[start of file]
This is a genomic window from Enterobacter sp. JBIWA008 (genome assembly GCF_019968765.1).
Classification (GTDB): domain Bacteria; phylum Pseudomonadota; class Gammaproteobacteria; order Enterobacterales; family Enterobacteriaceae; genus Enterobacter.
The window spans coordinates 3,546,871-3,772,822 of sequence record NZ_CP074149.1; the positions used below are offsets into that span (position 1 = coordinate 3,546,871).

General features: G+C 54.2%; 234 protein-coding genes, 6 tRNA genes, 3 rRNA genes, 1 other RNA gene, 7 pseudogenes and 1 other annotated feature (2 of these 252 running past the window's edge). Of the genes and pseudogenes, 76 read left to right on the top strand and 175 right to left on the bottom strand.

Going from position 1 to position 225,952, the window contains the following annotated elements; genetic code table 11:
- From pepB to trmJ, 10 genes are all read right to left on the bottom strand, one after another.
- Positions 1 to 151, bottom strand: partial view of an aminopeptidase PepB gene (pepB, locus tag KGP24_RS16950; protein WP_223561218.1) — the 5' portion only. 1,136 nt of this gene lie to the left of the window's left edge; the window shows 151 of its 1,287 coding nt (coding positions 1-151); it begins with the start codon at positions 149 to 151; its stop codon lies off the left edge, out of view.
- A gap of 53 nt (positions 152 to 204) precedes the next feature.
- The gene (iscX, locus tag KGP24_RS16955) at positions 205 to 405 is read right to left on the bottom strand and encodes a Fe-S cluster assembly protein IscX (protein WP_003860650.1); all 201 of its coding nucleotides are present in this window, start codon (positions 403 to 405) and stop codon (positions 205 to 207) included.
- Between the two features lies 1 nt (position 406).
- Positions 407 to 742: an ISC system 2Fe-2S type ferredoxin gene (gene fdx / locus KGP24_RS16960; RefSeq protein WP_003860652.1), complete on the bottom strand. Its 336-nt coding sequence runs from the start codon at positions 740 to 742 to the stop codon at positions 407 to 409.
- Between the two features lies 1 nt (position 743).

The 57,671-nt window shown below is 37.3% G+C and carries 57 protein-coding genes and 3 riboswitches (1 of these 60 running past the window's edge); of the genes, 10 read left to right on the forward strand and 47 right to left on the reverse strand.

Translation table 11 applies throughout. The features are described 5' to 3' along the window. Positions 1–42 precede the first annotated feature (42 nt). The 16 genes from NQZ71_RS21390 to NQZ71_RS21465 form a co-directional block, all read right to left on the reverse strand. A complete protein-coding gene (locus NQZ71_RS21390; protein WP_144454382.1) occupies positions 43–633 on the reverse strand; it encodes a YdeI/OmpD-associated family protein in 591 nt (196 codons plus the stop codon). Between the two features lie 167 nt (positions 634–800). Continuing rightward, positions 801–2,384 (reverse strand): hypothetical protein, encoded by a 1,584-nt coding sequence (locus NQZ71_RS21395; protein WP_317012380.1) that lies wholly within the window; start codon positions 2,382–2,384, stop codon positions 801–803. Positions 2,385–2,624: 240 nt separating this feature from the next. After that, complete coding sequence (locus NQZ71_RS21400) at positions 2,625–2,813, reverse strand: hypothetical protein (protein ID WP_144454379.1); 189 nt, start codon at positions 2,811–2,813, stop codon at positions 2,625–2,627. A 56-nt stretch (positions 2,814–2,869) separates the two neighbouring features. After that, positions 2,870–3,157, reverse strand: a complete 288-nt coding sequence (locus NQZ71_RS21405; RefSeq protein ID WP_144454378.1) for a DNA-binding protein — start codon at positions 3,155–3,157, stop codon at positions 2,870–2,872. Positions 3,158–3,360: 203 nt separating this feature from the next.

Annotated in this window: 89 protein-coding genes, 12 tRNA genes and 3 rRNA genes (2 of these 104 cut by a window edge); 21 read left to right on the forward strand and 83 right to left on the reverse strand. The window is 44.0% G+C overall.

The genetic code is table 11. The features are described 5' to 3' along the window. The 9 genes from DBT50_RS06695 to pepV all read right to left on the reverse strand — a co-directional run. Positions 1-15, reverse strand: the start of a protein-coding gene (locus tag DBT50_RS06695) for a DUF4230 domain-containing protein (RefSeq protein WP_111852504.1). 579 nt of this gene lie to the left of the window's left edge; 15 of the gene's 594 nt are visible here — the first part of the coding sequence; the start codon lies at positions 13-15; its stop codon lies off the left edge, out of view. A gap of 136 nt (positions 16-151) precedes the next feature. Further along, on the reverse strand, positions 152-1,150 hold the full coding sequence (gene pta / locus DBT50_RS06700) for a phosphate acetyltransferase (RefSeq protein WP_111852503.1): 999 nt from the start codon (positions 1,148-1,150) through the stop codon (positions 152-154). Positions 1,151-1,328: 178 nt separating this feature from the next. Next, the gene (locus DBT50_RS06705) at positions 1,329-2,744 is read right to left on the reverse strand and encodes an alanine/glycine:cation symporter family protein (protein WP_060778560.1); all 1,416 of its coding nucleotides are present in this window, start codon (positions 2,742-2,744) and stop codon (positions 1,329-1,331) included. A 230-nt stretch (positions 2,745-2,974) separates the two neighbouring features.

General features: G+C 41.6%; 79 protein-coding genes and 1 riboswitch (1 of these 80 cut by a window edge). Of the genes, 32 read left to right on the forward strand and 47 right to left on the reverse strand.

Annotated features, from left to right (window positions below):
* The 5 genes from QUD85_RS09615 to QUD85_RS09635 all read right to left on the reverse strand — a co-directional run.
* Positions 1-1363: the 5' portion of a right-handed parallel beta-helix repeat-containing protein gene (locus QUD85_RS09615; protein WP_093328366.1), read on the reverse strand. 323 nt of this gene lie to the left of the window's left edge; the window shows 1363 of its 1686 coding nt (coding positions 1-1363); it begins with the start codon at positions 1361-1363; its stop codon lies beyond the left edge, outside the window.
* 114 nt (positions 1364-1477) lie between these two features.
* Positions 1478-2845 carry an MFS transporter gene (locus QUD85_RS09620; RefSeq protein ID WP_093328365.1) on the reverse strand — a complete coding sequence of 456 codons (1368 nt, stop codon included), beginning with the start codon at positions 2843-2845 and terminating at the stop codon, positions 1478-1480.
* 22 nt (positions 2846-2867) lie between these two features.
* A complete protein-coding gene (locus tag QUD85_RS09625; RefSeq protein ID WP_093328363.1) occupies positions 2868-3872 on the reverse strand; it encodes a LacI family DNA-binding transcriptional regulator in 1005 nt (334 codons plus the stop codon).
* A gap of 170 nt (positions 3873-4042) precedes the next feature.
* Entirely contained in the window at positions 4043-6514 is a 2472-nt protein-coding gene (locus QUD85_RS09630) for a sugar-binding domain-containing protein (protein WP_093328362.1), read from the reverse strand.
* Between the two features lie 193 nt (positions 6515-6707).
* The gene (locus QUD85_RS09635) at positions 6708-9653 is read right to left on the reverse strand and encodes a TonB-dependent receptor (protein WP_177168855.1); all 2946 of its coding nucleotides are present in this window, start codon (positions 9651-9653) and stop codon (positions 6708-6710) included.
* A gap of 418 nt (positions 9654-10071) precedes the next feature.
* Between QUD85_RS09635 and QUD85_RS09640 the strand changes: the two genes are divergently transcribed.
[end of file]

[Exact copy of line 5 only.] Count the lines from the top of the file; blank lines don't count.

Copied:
Going from position 1 to position 225,952, the window contains the following annotated elements; genetic code table 11: